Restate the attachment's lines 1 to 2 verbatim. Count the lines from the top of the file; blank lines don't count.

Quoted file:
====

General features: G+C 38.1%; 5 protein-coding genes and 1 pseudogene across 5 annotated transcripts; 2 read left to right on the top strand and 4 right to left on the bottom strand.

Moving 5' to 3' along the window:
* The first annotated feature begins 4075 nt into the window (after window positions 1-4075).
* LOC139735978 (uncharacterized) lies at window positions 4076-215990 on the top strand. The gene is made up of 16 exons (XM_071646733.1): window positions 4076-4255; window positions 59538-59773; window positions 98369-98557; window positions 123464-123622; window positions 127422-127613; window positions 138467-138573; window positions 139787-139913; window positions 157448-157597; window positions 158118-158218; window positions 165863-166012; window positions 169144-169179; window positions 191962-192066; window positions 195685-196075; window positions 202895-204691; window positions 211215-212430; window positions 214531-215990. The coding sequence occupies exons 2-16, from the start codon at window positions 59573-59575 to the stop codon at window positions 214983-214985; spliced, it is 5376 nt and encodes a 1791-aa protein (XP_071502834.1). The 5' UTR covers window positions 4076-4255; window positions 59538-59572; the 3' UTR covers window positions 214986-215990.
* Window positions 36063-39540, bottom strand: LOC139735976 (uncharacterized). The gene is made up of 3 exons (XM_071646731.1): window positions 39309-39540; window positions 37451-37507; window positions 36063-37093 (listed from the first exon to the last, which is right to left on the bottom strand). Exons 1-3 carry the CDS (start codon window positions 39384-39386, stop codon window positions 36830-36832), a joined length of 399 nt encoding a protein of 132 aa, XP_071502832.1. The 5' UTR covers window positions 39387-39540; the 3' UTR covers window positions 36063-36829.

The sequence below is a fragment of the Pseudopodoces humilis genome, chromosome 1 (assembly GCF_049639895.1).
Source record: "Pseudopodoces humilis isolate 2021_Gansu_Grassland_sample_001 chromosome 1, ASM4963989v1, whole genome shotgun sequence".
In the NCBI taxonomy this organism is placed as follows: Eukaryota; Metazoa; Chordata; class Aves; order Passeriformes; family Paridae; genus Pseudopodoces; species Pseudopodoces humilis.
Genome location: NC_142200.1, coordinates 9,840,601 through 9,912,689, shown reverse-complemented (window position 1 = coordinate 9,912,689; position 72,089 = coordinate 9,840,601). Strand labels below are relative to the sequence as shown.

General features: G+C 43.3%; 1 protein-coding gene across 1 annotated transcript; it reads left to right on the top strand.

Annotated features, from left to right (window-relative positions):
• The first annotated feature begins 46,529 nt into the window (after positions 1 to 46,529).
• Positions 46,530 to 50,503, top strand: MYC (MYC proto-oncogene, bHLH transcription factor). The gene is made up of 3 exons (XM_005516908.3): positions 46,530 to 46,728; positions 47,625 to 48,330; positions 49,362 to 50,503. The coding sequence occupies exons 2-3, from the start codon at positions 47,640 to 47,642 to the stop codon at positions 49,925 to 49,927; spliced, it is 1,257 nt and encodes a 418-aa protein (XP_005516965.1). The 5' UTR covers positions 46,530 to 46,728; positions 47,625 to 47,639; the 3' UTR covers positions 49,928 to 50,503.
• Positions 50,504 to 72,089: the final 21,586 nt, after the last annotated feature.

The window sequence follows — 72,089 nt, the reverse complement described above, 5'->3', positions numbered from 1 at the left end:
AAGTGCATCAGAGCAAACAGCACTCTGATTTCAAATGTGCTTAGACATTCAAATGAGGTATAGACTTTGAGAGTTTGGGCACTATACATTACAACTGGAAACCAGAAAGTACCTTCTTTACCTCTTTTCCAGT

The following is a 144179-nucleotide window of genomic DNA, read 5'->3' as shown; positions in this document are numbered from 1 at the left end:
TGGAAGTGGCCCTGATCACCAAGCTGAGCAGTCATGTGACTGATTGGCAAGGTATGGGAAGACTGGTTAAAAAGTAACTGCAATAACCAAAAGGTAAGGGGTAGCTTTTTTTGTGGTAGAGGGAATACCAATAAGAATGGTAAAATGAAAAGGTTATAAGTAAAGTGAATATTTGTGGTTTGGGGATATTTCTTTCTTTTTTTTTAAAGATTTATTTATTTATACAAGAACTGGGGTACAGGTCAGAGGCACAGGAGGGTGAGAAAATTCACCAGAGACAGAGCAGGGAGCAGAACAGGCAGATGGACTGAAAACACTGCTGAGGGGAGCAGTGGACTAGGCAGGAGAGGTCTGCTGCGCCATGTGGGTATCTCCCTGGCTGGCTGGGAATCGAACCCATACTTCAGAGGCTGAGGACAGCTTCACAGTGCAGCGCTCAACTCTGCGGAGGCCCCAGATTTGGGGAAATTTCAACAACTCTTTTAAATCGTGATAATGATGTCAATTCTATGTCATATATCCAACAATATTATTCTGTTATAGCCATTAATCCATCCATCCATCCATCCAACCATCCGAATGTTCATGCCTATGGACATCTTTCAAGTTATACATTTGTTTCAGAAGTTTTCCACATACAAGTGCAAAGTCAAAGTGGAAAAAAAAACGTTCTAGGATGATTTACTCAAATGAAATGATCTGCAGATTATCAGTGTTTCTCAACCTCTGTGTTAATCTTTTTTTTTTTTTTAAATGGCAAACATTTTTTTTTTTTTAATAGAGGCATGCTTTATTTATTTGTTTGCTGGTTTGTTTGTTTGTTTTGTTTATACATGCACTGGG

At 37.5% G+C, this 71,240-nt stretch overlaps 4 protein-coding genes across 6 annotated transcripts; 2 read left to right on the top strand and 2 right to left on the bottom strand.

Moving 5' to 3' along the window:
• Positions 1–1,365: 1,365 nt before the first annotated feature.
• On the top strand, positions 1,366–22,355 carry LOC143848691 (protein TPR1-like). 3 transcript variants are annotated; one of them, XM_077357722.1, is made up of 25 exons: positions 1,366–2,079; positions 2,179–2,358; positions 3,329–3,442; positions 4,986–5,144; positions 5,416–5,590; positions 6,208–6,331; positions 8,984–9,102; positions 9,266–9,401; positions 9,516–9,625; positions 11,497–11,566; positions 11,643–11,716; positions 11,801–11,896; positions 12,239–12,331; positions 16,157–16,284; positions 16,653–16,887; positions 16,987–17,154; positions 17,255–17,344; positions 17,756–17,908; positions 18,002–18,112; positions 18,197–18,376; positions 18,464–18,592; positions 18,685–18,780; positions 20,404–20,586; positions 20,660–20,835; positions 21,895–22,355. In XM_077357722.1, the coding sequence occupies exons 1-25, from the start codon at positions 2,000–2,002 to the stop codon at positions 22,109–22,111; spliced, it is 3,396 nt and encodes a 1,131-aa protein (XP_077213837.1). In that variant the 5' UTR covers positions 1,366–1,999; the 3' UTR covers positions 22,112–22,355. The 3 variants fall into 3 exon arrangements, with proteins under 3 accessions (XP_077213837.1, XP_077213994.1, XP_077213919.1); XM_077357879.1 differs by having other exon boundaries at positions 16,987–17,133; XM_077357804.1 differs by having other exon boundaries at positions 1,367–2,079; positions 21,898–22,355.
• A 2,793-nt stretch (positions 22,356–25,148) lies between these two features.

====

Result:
General features: G+C 38.1%; 5 protein-coding genes and 1 pseudogene across 5 annotated transcripts; 2 read left to right on the top strand and 4 right to left on the bottom strand.

Moving 5' to 3' along the window: